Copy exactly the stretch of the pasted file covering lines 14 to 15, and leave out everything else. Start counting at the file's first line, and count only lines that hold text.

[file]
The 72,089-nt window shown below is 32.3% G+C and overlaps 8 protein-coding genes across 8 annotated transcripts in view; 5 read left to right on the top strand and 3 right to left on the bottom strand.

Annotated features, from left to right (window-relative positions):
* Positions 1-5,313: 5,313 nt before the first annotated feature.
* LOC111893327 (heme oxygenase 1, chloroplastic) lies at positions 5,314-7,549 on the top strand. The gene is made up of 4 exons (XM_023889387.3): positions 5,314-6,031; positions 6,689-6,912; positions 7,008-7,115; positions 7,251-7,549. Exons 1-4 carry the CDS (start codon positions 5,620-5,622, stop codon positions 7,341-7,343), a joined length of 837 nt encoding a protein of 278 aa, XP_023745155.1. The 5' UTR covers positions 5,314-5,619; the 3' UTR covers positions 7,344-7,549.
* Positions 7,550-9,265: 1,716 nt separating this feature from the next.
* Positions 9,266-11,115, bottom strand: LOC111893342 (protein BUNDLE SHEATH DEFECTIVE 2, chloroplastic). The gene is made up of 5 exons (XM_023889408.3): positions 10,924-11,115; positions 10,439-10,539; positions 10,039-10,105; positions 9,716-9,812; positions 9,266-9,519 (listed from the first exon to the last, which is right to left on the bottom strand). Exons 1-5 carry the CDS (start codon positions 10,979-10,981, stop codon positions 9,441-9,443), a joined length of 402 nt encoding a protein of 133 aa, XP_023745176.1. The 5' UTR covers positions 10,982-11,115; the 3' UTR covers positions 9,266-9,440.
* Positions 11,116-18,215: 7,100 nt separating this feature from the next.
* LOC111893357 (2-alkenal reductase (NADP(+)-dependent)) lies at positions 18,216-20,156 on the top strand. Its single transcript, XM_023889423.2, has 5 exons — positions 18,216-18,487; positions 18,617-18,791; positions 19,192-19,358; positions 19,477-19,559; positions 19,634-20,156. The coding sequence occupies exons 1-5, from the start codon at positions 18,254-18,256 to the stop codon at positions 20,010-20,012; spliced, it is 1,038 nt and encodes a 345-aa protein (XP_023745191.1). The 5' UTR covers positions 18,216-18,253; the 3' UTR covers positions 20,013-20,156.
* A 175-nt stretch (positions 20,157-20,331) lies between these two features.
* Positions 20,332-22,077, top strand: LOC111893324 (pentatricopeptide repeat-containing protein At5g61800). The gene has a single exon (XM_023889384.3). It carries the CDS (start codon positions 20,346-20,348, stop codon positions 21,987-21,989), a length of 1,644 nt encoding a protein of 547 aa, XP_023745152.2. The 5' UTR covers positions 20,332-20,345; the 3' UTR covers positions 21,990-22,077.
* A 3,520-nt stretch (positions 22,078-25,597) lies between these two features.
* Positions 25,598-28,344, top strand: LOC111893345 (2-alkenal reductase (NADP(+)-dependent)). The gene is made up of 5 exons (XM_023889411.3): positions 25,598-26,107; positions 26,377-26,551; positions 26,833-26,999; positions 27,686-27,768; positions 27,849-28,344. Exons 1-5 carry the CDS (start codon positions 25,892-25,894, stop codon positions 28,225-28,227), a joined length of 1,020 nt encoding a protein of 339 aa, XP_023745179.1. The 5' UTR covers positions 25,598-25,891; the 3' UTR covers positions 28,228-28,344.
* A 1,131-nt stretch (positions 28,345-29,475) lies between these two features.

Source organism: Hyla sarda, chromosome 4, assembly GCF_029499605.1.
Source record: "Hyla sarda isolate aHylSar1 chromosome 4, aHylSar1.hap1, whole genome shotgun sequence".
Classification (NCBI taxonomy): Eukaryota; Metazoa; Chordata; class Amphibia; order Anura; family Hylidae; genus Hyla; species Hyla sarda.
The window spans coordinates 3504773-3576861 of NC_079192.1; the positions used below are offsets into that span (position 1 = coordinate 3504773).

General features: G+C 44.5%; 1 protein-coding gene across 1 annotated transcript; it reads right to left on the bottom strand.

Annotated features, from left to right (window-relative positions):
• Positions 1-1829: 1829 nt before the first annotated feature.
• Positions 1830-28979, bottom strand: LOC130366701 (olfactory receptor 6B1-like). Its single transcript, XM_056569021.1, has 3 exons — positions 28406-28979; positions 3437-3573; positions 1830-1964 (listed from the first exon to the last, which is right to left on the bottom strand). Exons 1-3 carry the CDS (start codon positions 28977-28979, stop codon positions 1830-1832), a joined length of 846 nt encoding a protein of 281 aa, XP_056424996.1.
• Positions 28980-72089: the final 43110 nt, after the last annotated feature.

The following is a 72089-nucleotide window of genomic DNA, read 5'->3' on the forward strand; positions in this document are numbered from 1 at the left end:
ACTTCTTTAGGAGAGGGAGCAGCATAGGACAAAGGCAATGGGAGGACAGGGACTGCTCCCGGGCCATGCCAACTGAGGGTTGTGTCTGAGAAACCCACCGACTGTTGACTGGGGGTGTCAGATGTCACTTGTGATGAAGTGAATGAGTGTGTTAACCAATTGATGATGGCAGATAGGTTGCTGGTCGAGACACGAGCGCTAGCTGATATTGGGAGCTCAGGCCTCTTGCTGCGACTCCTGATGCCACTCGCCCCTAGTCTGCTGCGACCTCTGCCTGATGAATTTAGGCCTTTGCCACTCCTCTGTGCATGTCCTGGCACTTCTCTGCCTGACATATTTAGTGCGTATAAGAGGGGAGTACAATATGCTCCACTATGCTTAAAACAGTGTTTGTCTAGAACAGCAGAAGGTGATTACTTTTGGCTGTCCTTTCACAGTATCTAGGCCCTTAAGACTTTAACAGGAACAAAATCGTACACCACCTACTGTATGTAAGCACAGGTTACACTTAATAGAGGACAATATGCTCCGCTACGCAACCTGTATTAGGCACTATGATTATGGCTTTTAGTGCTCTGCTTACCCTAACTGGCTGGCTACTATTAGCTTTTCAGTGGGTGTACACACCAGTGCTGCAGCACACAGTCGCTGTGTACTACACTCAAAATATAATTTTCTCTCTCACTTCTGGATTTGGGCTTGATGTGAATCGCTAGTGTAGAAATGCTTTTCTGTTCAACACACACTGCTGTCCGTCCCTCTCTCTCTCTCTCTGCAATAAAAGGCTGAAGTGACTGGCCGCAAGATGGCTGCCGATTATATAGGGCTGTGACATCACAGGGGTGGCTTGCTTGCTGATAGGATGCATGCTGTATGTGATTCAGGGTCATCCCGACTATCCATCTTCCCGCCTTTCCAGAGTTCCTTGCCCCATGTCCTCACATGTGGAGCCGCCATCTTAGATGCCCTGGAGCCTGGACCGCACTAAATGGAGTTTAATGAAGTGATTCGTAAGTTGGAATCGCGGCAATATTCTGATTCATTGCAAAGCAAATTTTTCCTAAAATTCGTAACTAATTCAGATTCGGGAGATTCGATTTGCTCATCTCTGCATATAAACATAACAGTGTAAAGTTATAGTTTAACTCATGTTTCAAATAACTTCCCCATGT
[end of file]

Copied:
Source organism: Hyla sarda, chromosome 4, assembly GCF_029499605.1.
Source record: "Hyla sarda isolate aHylSar1 chromosome 4, aHylSar1.hap1, whole genome shotgun sequence".